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Between Wednesday morning and Thursday morning, 47 more incarcerated people and 54 more staff members at Rikers Island tested positive for the coronavirus, raising the number of COVID-19 cases in the jail complex to 231 incarcerated members and 223 staff.
For the people in Rikers, the virus appears to be spreading cataclysmically, in a population that’s particularly vulnerable to its effects. (One estimate puts the infection rate at four percent, compared with 0.51 percent in New York City overall.) An official at a public defender service described hearing from one person who has three chronic health conditions that have left them immunocompromised, who is currently housed in a dorm with 20 others—a figure that is, terrifyingly, on the low-end of the dorm population in the jail—that they were afraid of contracting the disease and dying in jail. Because they had priors, they’re being held on unaffordable bail after stealing Advil from a store.
Most of the people housed on Rikers are not there for violent crimes. Many are serving less than a year for minor offenses while others are locked up on technical parole violations, including missing curfew or failing to report an address change to a parole officer. A large chunk have been arrested for a crime that would have been processed as a misdemeanor had they not been parolees. And the folks who are in Rikers pretrial, who have not yet been convicted of a crime, are there because they cannot afford bond.
“If they get it, it’s likely that they’re not going to pull through,” the official with the public defender service, who provided Slate with accounts of the conditions faced by four people housed on Rikers, said about the coronavirus. (At the request of the official, all identifying information has been scrubbed to protect those still in jail.)
Many advocates and officials—including the jail’s chief physician—have bluntly said that the city is not doing enough to lessen a blow that was inevitably coming to a jail where people sleep less than three feet apart from one another, and dine and shower together on top of being shuffled from place to place in large groups. Respiratory illnesses like COVID-19 thrive in close, cramped corners. And SARS-CoV-2, the pathogen that causes COVID-19, can remain on surfaces for long periods of time. So if someone touches a contaminated surface, such as a dirty food tray, and then touches their face, they can become infected.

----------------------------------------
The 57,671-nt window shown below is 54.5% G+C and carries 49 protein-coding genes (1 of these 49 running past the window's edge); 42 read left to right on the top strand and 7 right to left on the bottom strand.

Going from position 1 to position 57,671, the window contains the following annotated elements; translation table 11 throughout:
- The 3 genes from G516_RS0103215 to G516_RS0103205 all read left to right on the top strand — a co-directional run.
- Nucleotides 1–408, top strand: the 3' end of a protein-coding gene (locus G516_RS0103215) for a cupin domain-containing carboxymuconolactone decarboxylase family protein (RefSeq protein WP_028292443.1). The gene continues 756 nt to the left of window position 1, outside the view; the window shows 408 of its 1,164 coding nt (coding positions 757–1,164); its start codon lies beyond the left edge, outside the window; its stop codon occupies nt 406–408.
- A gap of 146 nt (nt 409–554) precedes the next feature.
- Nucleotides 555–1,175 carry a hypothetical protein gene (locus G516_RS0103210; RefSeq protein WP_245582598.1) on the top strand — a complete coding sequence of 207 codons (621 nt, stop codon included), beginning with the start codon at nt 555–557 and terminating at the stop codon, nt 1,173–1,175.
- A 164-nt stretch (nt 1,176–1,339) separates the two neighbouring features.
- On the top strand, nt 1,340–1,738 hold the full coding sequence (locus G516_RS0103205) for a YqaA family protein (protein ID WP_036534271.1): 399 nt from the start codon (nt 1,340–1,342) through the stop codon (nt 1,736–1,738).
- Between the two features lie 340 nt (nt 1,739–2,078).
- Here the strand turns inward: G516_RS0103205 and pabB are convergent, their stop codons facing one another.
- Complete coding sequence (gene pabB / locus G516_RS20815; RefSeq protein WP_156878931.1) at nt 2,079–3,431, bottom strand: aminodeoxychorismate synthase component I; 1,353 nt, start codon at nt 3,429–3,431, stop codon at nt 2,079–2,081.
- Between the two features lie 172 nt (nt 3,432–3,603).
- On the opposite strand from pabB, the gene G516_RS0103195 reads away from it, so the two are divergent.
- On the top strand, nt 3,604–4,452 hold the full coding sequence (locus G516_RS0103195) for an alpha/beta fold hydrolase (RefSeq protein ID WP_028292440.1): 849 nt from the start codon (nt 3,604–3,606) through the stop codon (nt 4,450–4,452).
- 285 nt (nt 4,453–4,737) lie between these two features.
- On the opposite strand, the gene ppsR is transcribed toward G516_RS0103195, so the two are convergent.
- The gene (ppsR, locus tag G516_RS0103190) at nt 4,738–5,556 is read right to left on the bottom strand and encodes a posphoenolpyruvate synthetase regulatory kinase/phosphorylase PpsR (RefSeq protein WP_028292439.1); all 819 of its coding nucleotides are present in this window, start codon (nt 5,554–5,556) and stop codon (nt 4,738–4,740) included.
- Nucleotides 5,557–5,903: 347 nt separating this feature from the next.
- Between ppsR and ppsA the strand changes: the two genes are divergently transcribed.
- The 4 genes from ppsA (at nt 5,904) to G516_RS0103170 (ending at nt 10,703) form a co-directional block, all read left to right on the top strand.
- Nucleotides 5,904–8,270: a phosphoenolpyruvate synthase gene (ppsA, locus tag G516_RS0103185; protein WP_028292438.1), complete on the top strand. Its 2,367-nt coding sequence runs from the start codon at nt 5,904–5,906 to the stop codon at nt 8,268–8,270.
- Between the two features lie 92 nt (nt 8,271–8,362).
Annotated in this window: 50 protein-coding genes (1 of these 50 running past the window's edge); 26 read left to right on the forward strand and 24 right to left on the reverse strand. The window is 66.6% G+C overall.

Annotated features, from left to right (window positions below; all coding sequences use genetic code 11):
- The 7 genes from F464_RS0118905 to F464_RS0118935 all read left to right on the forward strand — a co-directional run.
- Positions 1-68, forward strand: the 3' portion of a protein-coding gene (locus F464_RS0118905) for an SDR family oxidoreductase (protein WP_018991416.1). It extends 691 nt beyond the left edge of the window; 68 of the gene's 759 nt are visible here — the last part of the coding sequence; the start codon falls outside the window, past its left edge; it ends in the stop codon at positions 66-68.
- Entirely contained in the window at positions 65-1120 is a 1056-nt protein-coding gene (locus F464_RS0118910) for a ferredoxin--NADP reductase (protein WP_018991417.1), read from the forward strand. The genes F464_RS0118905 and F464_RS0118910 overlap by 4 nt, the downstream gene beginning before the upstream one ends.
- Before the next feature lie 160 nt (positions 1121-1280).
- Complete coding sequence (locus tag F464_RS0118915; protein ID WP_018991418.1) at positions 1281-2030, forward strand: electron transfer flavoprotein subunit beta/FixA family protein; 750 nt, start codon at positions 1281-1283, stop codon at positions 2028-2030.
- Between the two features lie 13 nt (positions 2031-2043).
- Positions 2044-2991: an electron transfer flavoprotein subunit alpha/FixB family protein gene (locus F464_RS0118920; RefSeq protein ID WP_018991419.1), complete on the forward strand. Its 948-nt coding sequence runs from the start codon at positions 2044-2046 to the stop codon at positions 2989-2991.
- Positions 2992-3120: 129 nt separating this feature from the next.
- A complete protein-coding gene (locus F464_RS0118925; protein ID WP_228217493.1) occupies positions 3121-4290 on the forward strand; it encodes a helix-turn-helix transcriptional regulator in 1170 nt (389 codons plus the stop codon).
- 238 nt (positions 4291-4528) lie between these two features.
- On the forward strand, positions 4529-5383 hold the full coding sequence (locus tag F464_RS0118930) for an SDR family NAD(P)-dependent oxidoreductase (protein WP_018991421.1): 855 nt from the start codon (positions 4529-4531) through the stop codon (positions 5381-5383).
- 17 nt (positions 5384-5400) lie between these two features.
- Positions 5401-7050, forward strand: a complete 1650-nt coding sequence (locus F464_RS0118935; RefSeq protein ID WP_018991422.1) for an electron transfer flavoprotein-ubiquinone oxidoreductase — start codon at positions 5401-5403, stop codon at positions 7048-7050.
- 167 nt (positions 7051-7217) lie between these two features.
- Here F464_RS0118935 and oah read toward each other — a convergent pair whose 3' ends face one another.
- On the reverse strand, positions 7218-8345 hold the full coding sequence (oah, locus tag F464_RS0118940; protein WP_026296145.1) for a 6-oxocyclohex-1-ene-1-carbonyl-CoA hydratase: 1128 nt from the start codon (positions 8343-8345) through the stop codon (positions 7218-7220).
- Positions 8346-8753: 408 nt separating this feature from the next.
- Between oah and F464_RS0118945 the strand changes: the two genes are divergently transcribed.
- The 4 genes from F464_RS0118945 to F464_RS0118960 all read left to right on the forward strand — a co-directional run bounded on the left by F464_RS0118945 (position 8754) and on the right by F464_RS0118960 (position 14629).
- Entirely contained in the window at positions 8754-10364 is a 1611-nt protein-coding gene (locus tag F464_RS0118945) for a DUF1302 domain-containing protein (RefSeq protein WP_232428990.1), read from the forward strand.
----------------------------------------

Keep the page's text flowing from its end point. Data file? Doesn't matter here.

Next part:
Rikers is also, on a typical day, not a bastion of prioritizing cleanliness or human health. There have been reports of dirty common spaces, glove sharing, and lacking access to soap and other cleaning products.
A second person who spoke to the public defender service has an ongoing history of respiratory distress. They have tried to request medical treatment on multiple occasions, but all requests have been ignored. A third said they need routine medical attention for several chronic health conditions and were recently injured, but have not been able to access medical treatment despite asking for it.
A fourth person reported that their dorm bathrooms had no soap for hand-washing. People housed in their unit were provided supplies for showering with the exception of personal soap. Everyone has been using the same bar of soap, and requests for more soap have been denied.
Beyond those four reports shared with Slate, the official has seen at least 150 others expressing similar fears and concerns.
“These stories are unfortunately a dime a dozen,” the official said.
In response to a question about the number of cases in Rikers, the city Department of Correction sent Slate a copy of its COVID-19 policies for staff and incarcerated people, which specifically advised staff to wash their hands but included no reference to hand-washing in the section for people in custody. The department did not respond to a request for comment about the specific complaints before publication.
Update, April 3, 2020, at 4:18 p.m.: In response to the report about the lack of soap, a Department of Correction spokesperson wrote:
Every detainee has access to their own bar of soap and we have left soap in every bathroom at every sink. Most inmates procure soap from the commissary, but Corcraft bar soap is available for every detainee if they need to replenish their supplies. The availability of soap in the housing area, the presence of soap at every sink, and a listing of any inmate complaint are audited by area captains and documented three times during their 8 hour tours.
The spokesperson added that the department has “conducted extensive outreach” about hand-washing and that it “is committed to robust sanitation protocols throughout its facilities and transportation vehicles, and has ramped up existing cleaning policies to combat the potential spread of the coronavirus.”
The spokesperson referred questions about access to medical treatment to the division of Correctional Health Services, which is independently responsible for providing health care to people in custody.